Join these two acclaimed writers as they discuss the different ideas Easterners and Westerners have about self and society and what this means for current debates in art, education, geopolitics, and business.
Gish Jen's new work is an extension of her book Tiger Writing (from the Harvard Massey lectures) and a rumination on the east west culture gap, drawing on social science and her own experiences.
Never have East and West come as close as they are today, yet we are still baffled by one another. Gish Jen–drawing on a treasure trove of stories and personal anecdotes, as well as cutting-edge research in cultural psychology–reveals how this difference shapes what we perceive and remember, what we say and do and make–how it shapes everything from our ideas about copying and talking in class to the difference between Apple and Alibaba. As engaging as it is illuminating, this is a book that stands to profoundly enrich our understanding of ourselves and of our world.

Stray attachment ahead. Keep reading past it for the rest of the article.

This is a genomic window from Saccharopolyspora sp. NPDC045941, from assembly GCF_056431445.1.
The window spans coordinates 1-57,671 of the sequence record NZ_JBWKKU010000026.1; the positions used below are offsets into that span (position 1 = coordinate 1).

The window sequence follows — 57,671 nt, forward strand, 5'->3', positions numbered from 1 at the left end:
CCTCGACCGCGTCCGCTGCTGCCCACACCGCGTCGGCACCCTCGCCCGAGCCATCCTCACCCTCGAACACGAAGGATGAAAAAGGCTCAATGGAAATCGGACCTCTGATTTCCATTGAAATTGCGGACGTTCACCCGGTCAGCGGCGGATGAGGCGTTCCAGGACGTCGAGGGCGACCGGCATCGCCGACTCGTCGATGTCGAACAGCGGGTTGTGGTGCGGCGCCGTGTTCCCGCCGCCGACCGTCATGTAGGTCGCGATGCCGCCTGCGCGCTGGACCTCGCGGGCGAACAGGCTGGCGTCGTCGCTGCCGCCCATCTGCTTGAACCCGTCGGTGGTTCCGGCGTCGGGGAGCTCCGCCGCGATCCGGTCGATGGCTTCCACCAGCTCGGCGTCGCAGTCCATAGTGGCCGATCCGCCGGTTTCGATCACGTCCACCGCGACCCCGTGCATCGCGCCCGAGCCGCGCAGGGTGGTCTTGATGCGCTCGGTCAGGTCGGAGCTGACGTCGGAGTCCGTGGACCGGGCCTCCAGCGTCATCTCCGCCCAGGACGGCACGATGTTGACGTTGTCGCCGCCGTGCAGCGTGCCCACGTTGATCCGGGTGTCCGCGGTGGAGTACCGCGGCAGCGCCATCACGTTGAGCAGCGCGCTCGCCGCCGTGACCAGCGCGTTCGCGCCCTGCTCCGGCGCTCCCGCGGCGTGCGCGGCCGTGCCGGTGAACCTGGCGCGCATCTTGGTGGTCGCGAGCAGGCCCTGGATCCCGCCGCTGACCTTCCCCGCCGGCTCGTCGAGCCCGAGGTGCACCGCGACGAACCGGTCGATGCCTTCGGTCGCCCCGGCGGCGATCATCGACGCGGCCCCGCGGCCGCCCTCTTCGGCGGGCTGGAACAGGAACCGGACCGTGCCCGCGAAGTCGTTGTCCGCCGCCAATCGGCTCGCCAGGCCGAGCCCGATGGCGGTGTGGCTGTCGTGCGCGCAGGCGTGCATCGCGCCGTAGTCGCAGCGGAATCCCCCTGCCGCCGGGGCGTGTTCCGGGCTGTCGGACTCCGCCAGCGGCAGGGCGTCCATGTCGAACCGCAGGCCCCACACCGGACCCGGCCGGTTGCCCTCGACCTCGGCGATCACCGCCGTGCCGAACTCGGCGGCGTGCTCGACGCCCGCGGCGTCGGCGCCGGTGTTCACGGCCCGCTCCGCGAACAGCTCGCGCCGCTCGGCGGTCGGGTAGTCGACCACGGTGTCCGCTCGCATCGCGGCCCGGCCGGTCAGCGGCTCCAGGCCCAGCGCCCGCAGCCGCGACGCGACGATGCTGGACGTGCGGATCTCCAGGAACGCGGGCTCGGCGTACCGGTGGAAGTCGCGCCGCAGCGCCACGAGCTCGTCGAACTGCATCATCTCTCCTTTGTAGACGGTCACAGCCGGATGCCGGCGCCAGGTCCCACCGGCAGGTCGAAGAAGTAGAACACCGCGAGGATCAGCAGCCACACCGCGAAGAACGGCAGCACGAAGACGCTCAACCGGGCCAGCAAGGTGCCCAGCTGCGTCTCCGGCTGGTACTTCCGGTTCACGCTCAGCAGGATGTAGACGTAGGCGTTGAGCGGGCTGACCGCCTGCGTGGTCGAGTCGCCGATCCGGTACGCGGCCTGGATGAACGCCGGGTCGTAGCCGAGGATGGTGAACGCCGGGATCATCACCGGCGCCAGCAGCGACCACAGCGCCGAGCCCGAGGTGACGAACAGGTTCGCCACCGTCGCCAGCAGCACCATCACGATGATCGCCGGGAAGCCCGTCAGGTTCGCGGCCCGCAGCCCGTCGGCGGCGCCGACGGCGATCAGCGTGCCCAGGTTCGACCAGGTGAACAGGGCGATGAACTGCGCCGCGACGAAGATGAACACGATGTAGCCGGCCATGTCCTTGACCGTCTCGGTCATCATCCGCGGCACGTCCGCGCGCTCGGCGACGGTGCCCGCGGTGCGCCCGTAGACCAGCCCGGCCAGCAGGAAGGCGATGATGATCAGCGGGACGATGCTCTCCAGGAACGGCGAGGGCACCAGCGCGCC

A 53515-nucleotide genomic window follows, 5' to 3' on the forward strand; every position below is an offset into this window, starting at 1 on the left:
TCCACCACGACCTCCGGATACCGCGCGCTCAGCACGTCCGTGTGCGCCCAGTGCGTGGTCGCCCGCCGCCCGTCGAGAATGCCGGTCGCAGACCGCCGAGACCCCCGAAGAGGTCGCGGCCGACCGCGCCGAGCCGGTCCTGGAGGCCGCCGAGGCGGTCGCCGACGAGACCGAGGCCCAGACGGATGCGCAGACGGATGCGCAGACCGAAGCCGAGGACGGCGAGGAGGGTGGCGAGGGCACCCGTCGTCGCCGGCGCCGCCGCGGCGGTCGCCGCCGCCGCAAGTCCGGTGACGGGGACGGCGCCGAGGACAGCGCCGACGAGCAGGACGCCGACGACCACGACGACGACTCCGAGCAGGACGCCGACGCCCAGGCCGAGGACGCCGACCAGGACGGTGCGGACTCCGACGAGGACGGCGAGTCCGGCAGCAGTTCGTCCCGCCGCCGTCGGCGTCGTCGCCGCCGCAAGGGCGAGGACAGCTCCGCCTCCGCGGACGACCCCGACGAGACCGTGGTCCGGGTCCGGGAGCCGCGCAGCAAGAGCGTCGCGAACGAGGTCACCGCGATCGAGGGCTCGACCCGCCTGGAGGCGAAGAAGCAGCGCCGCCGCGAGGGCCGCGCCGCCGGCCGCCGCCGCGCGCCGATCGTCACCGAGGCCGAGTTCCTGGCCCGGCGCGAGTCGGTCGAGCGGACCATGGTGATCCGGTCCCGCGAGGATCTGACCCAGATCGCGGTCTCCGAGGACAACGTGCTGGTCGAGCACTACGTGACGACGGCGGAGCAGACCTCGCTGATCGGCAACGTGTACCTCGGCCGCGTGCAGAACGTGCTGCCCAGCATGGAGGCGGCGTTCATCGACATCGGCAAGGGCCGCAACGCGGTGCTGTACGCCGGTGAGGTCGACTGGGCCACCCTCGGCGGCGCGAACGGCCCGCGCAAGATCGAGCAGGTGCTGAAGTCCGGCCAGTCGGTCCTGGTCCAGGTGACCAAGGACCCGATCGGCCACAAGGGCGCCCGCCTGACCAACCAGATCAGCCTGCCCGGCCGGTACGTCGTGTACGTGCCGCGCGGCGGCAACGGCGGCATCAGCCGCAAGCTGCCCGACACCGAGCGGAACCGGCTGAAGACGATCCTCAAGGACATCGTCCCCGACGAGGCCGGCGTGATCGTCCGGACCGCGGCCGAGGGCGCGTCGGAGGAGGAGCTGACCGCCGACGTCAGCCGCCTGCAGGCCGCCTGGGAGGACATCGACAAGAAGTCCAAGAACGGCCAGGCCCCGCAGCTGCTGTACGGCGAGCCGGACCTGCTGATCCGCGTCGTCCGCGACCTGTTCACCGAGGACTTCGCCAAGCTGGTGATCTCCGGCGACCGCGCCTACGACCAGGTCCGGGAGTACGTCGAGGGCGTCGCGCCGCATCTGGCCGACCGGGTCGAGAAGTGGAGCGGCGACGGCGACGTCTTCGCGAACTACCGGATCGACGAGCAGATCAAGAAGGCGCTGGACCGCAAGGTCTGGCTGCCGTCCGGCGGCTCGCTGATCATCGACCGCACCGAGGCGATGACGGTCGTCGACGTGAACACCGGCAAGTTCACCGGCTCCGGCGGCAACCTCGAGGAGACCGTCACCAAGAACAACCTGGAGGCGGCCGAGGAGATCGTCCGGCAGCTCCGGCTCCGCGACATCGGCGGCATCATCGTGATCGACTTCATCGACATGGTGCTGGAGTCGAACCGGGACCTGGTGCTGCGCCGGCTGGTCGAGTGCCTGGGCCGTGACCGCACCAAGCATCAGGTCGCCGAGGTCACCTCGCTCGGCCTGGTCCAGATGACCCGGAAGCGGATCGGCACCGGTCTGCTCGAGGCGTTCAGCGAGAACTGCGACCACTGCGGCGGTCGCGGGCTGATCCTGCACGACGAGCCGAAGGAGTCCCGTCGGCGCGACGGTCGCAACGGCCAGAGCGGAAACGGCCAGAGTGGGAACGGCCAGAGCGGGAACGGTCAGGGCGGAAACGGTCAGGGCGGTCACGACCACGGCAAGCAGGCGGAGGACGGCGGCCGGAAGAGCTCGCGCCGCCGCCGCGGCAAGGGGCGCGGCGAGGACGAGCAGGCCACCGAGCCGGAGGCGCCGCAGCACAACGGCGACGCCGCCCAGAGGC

Gish Jen is the author of three previous novels and a book of stories. Her honors include the Lannan Literary Award for fiction and the Mildred and Harold Strauss Living Award from the American Academy of Arts and Letters. She lives with her husband and two children in Cambridge, Massachusetts.
Maxine Hong Kingston's first book, The Woman Warrior was published in 1976 and won the National Book Critics Circle Award. Her second book, China Men, earned the National Book Award. Kingston has won PEN West Award for Fiction for Tripmaster Monkey, the American Academy of Arts and Letters Award in Literature, and the National Humanities Medal. Her most recent book is her memoir in verse, I Love a Broad Margin to my Life. Kingston is currently Senior Lecturer Emerita at the University of California, Berkeley.